We have to monitor our migrant employers

Discussion on migrants can raise strong reactions depending on our experience of them.  There are two sides to the migrant story and this one is about how migrants are exploited here in New Zealand.

A common thread to migrant complaints about exploitation is that it is often carried out by fellow migrants.

There have been two stories in the press over the last week.  A half-intelligent person could surmise that the abuse is on the rise. Neither story specifies the nationality of the offenders, but the offenders’ names indicate that they are probably fellow migrants.

Migrants gravitate toward fellow countrymen for work when they are not fluent enough in English to get a job themselves; but they become a prime target for exploitation when they don’t understand New Zealand employee rights.

Arriving at Auckland airport

Phillipino Lino Viloria worked for 3ML owner Roderick Laus for six months when he and six other migrant workers, backed by New Zealander Thomas Shepherd, got in touch [with Newsroom] after they became frustrated with the Labour Inspectorate.

Shepherd says Viloria’s story is typical of migrant exploitation.  Viloria explains: quote.

At first, I was expecting to earn the $18 an hour rate, but we were forced to work six days a week, more than 40 hours and we were only receiving allowances of $150 to $200 per week, instead of being paid regularly. That lasted seven weeks.”

Fed up, Viloria says that he, and the two other cable technicians he had come from the Philippines with, asked [Roderick] Laus to “honour” their contracts and pay them the hourly rate stated on their work visas.

According to Viloria, Laus immediately enrolled the trio in a “Chorus training”, and proceeded to pay them the agreed rate. However, even after that was sorted, things still weren’t right, Viloria says.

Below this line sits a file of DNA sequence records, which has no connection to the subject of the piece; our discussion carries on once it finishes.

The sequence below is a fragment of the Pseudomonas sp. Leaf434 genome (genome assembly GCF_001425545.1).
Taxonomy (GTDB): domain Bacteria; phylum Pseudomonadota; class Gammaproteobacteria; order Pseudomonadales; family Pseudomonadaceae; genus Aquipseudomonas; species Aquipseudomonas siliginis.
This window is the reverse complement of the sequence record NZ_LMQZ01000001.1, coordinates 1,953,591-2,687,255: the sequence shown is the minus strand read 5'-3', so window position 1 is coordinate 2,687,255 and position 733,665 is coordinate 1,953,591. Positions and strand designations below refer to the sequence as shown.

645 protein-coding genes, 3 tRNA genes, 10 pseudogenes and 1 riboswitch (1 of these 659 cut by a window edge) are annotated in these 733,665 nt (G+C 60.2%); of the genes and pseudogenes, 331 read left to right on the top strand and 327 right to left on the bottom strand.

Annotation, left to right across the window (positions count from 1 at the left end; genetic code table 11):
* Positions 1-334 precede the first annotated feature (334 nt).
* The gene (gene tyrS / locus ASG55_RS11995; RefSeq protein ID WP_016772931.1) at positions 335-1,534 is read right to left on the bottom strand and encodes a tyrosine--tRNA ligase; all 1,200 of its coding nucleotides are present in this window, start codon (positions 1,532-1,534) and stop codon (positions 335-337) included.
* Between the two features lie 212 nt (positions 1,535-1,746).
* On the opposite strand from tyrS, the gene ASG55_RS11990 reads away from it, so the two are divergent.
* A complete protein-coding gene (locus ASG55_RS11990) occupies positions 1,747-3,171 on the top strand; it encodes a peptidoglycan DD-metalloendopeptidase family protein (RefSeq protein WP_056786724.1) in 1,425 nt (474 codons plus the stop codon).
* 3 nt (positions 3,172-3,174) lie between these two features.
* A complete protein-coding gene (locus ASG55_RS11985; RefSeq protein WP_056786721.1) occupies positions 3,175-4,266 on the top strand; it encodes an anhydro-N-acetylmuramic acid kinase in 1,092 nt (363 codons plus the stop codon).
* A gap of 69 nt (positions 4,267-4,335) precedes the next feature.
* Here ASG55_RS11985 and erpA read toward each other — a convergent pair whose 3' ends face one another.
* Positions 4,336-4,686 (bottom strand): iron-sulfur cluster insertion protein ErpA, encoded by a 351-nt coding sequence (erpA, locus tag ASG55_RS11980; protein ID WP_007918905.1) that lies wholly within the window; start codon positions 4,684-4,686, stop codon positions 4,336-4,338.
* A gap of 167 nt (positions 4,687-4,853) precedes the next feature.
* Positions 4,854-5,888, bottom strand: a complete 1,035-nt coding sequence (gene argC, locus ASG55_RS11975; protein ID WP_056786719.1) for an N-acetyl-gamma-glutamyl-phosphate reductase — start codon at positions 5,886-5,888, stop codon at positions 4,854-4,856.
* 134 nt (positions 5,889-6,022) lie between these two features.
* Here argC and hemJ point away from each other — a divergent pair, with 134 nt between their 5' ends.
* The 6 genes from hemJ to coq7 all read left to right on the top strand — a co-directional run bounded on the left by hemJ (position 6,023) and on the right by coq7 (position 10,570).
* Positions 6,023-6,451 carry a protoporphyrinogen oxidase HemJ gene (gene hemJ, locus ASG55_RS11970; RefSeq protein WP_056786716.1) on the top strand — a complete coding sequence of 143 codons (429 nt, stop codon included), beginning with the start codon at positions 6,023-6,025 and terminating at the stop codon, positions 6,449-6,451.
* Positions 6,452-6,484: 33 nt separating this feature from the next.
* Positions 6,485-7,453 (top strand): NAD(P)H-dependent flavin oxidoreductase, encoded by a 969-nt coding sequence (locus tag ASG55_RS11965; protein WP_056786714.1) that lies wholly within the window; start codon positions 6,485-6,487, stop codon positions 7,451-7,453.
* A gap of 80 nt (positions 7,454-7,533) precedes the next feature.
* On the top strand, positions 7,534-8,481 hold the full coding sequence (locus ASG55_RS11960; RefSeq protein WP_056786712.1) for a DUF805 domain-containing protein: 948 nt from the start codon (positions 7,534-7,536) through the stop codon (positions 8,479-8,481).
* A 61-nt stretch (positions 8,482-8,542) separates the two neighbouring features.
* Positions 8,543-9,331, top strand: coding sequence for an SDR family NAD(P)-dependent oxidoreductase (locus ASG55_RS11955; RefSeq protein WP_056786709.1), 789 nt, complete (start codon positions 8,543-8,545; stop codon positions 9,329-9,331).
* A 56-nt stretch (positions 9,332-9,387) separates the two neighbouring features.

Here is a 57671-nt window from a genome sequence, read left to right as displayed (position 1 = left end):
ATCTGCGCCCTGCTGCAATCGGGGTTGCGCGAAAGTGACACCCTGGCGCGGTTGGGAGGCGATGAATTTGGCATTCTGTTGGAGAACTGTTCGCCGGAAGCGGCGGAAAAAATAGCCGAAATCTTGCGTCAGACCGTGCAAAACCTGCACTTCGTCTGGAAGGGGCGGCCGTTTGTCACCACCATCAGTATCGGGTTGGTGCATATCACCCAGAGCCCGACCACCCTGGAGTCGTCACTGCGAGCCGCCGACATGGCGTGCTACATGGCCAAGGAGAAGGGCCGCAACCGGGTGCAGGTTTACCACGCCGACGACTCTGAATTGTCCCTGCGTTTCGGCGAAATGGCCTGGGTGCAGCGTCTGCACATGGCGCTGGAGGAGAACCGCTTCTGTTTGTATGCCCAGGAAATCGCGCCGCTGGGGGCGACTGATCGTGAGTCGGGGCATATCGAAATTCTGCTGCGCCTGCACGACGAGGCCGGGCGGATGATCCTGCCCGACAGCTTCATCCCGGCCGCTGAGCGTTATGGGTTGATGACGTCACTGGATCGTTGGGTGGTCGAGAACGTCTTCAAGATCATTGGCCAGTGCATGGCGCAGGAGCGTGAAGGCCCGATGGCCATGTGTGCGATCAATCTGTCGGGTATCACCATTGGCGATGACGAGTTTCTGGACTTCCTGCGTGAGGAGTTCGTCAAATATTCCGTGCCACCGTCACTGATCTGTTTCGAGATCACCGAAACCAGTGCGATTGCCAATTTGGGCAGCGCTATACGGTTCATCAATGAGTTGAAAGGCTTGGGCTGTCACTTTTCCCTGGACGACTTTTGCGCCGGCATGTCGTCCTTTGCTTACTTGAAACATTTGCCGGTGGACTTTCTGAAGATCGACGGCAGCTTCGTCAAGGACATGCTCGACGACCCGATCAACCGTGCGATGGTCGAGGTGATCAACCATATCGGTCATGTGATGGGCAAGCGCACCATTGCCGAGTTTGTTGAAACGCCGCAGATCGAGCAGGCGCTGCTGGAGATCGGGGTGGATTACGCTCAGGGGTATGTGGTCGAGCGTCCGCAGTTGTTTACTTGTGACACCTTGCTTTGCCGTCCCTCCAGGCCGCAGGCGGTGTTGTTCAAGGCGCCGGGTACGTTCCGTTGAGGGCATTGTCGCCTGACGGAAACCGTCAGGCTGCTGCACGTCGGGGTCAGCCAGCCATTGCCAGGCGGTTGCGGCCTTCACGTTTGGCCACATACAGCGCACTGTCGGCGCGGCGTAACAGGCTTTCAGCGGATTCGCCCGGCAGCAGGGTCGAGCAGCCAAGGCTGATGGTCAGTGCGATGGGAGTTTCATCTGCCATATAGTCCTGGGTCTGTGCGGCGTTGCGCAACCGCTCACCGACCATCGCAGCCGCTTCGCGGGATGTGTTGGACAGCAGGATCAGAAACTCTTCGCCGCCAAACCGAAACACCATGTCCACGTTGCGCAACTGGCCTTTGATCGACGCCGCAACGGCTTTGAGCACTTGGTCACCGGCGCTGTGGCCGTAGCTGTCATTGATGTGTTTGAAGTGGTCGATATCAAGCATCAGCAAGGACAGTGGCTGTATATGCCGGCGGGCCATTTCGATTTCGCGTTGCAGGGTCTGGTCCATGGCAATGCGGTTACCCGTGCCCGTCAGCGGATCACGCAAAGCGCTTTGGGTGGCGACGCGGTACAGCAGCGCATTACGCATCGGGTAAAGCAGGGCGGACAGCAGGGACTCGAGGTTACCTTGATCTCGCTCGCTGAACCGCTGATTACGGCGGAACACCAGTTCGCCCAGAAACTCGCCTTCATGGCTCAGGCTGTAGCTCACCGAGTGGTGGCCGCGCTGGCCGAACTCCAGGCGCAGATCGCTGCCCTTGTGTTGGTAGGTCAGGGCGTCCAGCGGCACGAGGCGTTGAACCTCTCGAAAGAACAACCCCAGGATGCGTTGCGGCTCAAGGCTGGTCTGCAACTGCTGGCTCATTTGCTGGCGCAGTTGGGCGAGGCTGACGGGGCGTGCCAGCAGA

For the next 16 months, Viloria says he worked Saturdays without being paid. This stops when he confronts Laus about it.

“Roderick said okay, if you don’t want to work on Saturday, then don’t work. But, I’m not going to pay you for the Saturdays before.”  End of quote.

Viloria says he had no choice but to continue to work for Laus. Quote.

First of all, even if they don’t pay me properly, my dreams of going abroad really happened here in New Zealand. Even if I had a bad experience with Roderick [Laus] and even if I wasn’t paid, it’s okay for me.

“In the Phillippines, even if you work properly, you don’t get paid properly. My children love it here too – they think it is more safe to live here and a better environment compared to my country.” End of quote.

Another common thread to immigrant exploitation is that immigrants are tolerant of exploitation because they are still better off in New Zealand than they are in the country they came from, so they don’t want to return home.

Shepherd complained to the Labour Department who investigated 3ML but refused to comment on their findings.  Quote.

The Labour Inspectorate can’t comment on these open investigations, and continues to use a number of legal and confidential methods, and processes to conduct investigations,” a spokesperson says.

UCG, one of Chorus’s main partners which contracts 3ML to carry out work on the UFB network, continues to work with the company.